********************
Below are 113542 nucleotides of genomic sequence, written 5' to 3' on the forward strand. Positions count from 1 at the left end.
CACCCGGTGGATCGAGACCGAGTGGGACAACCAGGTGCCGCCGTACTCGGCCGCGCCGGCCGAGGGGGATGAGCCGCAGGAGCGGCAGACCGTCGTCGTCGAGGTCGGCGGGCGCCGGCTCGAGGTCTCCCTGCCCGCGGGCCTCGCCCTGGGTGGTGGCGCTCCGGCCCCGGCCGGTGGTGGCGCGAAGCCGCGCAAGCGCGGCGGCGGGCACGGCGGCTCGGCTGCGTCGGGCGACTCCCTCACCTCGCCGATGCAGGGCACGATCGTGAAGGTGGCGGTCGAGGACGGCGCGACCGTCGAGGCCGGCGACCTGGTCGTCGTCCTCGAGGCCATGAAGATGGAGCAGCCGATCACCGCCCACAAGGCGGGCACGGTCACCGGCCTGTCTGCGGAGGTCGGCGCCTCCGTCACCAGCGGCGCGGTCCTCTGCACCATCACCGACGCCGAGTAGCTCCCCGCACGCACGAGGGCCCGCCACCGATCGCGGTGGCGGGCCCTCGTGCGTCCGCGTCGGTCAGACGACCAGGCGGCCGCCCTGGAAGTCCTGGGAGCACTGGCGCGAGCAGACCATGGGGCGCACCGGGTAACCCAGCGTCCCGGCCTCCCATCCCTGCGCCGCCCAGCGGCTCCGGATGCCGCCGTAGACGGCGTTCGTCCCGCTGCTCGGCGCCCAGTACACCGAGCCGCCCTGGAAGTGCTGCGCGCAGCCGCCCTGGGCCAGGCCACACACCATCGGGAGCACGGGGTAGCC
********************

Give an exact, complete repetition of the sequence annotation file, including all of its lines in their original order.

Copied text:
Below are 113542 nucleotides of genomic sequence, written 5' to 3' on the forward strand. Positions count from 1 at the left end.
CACCCGGTGGATCGAGACCGAGTGGGACAACCAGGTGCCGCCGTACTCGGCCGCGCCGGCCGAGGGGGATGAGCCGCAGGAGCGGCAGACCGTCGTCGTCGAGGTCGGCGGGCGCCGGCTCGAGGTCTCCCTGCCCGCGGGCCTCGCCCTGGGTGGTGGCGCTCCGGCCCCGGCCGGTGGTGGCGCGAAGCCGCGCAAGCGCGGCGGCGGGCACGGCGGCTCGGCTGCGTCGGGCGACTCCCTCACCTCGCCGATGCAGGGCACGATCGTGAAGGTGGCGGTCGAGGACGGCGCGACCGTCGAGGCCGGCGACCTGGTCGTCGTCCTCGAGGCCATGAAGATGGAGCAGCCGATCACCGCCCACAAGGCGGGCACGGTCACCGGCCTGTCTGCGGAGGTCGGCGCCTCCGTCACCAGCGGCGCGGTCCTCTGCACCATCACCGACGCCGAGTAGCTCCCCGCACGCACGAGGGCCCGCCACCGATCGCGGTGGCGGGCCCTCGTGCGTCCGCGTCGGTCAGACGACCAGGCGGCCGCCCTGGAAGTCCTGGGAGCACTGGCGCGAGCAGACCATGGGGCGCACCGGGTAACCCAGCGTCCCGGCCTCCCATCCCTGCGCCGCCCAGCGGCTCCGGATGCCGCCGTAGACGGCGTTCGTCCCGCTGCTCGGCGCCCAGTACACCGAGCCGCCCTGGAAGTGCTGCGCGCAGCCGCCCTGGGCCAGGCCACACACCATCGGGAGCACGGGGTAGCC